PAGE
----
Private airlines can get lots of business in Gilgit Baltistan

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Gilgit-Baltistan Chief Minister Hafiz Hafeezur Rehman has invited the private airlines to join hands with the regional government and start flights to the scenic remote area.

Talking to Lahore Chamber of Commerce and Industry (LCCI) President Malik Tahir Javaid, the G-B chief minister said the region had immense opportunities in tourism, energy and infrastructure sectors.

“Pakistan International Airlines’ operations in G-B are not enough to cater to the needs and increased role of the private sector is important to boost tourism,” he said. 

Rehman highlighted the role of the China-Pakistan Economic Corridor (CPEC) in generating lucrative investment opportunities which must be tapped by local investors.

Under this project, industrial and economic zones are being established which will create ample employment opportunities for the people of this area.

Regarding the energy sector, Rehman said G-B was not linked with the national grid which was a major hurdle in the way of tapping power generation potential of the region. German development agency GIZ and the Water and Power Development Authority (Wapda) have estimated in feasibility reports that G-B has the potential to generate 40,900 megawatts.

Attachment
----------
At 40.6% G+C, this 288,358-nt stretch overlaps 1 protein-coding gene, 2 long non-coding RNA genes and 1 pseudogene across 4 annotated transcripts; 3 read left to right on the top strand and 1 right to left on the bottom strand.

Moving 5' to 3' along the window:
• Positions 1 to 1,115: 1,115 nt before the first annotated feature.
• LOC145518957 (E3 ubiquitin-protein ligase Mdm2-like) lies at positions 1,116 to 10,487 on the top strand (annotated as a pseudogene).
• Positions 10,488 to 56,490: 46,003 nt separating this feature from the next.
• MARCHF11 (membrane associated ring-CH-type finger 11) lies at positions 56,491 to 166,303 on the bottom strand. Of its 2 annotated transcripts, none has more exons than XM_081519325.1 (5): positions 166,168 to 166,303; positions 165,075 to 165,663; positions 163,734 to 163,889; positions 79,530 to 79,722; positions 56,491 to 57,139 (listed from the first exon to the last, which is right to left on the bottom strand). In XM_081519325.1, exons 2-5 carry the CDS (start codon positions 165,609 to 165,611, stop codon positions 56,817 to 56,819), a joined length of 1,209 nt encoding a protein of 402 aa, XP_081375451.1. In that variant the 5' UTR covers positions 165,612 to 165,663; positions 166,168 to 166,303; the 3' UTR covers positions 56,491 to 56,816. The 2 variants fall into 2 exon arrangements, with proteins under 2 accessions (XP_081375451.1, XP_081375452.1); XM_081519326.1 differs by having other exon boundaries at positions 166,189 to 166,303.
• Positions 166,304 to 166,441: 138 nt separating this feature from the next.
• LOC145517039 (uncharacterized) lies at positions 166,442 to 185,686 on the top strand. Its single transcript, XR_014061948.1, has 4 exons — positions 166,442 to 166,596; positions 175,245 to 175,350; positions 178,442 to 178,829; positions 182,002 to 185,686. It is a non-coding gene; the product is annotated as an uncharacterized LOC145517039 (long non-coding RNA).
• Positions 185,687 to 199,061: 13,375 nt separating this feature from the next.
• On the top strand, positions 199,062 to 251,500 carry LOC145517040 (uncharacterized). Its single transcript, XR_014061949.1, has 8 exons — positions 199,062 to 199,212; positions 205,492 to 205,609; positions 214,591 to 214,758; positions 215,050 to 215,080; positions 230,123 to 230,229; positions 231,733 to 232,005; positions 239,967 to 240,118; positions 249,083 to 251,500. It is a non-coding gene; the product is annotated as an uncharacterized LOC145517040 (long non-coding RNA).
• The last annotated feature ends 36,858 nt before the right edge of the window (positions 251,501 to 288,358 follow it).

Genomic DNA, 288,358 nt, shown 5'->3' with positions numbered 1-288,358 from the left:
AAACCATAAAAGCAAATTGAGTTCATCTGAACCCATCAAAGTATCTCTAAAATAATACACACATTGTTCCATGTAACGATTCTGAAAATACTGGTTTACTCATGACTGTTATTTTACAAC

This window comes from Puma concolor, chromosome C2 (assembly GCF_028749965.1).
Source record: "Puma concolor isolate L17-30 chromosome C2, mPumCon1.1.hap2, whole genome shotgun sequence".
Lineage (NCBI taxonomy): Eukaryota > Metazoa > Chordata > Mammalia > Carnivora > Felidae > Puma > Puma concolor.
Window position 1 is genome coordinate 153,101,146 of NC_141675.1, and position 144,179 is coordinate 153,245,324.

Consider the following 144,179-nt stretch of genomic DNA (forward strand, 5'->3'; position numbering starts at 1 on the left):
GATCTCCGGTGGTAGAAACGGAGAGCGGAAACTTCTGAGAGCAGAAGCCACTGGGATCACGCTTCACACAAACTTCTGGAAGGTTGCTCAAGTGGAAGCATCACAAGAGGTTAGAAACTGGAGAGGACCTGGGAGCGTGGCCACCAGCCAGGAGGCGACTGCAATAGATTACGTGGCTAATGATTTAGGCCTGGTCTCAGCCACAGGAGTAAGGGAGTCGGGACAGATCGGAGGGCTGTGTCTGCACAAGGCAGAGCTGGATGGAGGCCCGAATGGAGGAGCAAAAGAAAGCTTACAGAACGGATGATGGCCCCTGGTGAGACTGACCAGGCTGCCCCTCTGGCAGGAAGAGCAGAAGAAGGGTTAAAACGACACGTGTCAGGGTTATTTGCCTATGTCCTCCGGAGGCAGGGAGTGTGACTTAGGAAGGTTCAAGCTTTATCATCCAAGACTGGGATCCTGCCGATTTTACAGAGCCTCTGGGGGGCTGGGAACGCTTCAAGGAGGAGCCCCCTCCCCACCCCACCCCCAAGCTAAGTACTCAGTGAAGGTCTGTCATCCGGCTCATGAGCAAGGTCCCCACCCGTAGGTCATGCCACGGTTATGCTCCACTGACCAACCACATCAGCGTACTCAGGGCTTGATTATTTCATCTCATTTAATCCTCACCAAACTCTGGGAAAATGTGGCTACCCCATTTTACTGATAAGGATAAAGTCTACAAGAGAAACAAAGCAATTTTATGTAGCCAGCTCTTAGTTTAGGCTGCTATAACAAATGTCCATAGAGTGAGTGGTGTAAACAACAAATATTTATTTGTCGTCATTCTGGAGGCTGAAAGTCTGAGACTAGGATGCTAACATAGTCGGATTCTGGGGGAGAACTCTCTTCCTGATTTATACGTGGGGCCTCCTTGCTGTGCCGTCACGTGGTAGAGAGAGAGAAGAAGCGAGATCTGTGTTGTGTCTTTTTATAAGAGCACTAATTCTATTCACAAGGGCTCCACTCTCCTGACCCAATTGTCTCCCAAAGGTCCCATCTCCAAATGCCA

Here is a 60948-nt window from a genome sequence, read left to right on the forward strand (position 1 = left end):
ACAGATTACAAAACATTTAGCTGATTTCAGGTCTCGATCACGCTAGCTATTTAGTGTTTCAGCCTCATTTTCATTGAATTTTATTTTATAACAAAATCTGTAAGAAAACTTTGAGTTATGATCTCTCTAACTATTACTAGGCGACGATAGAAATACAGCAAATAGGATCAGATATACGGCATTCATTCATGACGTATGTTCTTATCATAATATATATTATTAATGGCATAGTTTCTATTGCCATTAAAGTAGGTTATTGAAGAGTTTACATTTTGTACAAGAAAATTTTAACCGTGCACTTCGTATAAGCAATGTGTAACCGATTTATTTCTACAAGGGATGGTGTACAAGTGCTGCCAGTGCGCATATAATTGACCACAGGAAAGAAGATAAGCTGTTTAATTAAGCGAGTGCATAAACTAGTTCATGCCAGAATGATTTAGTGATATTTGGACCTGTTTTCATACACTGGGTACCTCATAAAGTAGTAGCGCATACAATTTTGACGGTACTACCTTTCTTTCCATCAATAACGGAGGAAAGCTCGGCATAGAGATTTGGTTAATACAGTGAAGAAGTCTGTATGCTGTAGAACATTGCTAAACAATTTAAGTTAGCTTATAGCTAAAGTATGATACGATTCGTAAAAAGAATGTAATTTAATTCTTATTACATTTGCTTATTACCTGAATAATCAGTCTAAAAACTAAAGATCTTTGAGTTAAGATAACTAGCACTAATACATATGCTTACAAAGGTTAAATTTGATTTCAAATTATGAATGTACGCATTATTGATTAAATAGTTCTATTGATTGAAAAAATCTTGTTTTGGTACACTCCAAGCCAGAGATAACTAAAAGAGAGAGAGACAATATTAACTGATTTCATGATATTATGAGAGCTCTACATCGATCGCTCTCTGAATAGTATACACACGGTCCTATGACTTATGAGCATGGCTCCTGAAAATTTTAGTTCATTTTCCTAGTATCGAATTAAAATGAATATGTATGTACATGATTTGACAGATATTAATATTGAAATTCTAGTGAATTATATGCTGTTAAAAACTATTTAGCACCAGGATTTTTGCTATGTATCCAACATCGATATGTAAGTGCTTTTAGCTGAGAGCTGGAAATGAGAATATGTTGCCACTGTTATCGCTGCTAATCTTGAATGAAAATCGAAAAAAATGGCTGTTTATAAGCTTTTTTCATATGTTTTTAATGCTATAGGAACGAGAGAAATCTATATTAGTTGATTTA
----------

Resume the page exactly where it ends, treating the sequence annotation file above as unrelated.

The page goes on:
He revealed that work on establishing the first grid in G-B was at the tender stage, adding no serious work had been done in the past on Diamer-Bhasha Dam.

Now, he added, land acquisition for Diamer-Bhasha had been completed in a transparent manner which helped save Rs12 billion against initial estimates.

Diamer-Bhasha, Bunji and Dasu dams will generate 4,500MW, 7,500MW and 5,000MW respectively of cheap and environment-friendly electricity which will reduce the oil import bill considerably.

Talking about tourism, the chief minister emphasised that various measures were being taken to tap the region’s vast potential in that field for higher economic gains. Saying that the number of tourists was increasing, he termed it a good sign.

Speaking on the occasion, the LCCI president said G-B had immense importance in geo-economics and geo-strategic terms.

“Geographically, Gilgit-Baltistan shares borders in the northeast with China, in the extreme north with Wakhan corridor of Afghanistan, in the west with Khyber-Pakhtunkhwa and in the south and southeast with Azad Kashmir,” Javaid said, adding it was also endowed with vast metallic, non-metallic minerals, precious stones and different rocks of industrial use.

The Express Tribune